Lizzie and I had started our Friday night excursions right after I met her, but it hadn’t been going very well. Every bar we visited was packed with single women just like us, allowing the handful of guys strolling around to pick and choose whomever looked good to them that night. Each week I vowed not to present myself in the desperate lineup, yet each week we were on the prowl again.
The other problem I had was the young men I met seemed to have come from another planet. A perfect example happened at a bar named “The Ponderosa.” Standing alone, sipping my Tequila Sunrise, I spotted someone headed my way. Short and stocky, he had tiny eyes and was dressed in greasy jeans and a black tee shirt that read “No, It’s Not a Banana.” A cigarette hung from his mouth, a spare one lodged behind his ear. In seconds he was next to me, puffing his sour breath into my ear.
“Hey baby,” he said. “Six pack, my car. How ‘bout it?” he nodded with a twisted leer. Disgusted, I shook my head and walked away, the shouts of “six pack” following me across the room.
It was after the depressing night at The Ponderosa that Lizzie and I got an invitation to our friend Margaret’s wedding. Margaret worked with us at the insurance agency and was marrying Jimmy, her college sweetheart just home from Vietnam. She told us there would be a group of single men from her university at the wedding, which was just the bit of dating hope that Lizzie and I needed. For weeks we discussed our outfits, our hair and the mystery men we’d meet. I truly think we might have been more excited about the wedding than Margaret.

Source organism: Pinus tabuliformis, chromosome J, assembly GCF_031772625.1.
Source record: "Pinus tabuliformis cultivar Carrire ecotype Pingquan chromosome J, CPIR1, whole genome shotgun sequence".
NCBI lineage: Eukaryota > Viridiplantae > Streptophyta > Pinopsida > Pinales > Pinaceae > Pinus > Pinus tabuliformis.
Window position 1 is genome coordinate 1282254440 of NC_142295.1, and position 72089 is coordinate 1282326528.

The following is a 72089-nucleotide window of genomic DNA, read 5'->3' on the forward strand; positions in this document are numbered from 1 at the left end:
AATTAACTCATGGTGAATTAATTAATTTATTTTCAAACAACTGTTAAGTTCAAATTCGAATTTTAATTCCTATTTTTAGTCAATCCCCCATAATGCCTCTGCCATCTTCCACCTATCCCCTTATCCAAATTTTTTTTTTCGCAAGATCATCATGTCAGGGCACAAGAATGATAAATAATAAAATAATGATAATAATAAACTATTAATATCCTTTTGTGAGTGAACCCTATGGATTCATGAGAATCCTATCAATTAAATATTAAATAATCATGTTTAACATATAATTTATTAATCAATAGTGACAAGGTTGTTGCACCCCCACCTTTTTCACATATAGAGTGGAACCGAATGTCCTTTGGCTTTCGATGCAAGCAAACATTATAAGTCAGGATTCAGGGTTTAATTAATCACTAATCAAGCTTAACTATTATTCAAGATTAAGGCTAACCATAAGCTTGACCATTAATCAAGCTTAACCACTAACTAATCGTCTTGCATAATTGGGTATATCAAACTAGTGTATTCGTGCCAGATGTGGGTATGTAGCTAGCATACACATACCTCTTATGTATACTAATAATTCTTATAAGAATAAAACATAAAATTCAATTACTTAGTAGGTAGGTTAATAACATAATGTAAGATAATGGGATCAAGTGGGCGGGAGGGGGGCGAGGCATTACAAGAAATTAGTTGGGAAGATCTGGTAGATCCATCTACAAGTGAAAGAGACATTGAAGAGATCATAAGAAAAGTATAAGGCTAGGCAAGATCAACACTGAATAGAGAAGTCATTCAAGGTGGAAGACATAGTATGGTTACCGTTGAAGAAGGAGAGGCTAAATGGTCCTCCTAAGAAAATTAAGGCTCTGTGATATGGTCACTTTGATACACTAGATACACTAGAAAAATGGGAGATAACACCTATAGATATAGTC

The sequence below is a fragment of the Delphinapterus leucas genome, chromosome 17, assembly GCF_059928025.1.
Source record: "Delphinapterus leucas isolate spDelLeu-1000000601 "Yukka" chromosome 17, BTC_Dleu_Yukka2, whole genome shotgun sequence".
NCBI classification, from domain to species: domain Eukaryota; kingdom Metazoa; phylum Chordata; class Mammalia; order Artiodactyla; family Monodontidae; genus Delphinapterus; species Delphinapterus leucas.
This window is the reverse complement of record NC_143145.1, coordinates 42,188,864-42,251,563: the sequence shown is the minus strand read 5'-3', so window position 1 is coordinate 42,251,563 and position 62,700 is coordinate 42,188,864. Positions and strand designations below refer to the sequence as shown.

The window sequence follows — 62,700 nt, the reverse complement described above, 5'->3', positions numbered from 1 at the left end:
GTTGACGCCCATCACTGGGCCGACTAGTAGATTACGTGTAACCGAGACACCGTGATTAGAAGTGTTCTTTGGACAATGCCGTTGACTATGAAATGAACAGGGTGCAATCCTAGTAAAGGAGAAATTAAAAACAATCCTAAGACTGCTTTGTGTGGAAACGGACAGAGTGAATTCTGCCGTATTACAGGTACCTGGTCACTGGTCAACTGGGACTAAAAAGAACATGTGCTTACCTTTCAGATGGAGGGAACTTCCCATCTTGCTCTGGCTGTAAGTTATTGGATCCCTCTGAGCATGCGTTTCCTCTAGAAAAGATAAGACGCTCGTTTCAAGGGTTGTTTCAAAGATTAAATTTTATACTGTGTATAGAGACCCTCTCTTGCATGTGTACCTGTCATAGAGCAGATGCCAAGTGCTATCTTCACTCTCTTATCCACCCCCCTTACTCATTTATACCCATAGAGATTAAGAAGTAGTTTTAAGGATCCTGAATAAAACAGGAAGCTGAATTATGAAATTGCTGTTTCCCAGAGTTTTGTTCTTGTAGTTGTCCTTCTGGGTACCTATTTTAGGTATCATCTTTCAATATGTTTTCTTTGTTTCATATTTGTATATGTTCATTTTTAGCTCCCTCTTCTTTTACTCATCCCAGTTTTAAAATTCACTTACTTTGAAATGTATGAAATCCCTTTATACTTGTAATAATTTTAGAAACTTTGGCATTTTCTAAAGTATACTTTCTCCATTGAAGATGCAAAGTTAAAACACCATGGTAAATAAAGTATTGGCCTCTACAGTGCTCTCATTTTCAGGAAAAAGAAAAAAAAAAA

The reception was held at a huge venue on Long Island, a glass and chrome nuptial factory where four celebrations were in progress at the same time. Our friend Walter from the office who was thirty and single drove there with us. Entering the velvety room together, Lizzie was on the right, squeezed into a short lavender dress, layers of chiffon fluttering around her as she teetered in her three-inch platform heels, hair piled up soufflé-style. I wore a long black halter dress, my hair pulled to the side and tied with a white ribbon. We were bookends to short, plump Walter, sausaged into a brown suit.
The place billowed an aroma of beer, fresh flowers and garlic bread. At the far end of the room, twelve tables draped in rose colored linen dotted a parquet dance floor, where an eight-piece band played “Brown Eyed Girl.”
“Let’s get a drink, ladies,” Walter said, heading over to one of the portable bars, its faux leather top loaded with lemons, cherries, and “Margaret and Jimmy” cocktail napkins. Lizzie chewed on the straw of her drink and checked out the guests streaming through the double doors.
“Oh, God! Look at all these guys!” she said while bending over and plumping up her breasts. We followed her gaze to a group of young men laughing and slapping each other’s backs.
“I think I’m in love,” Lizzie said.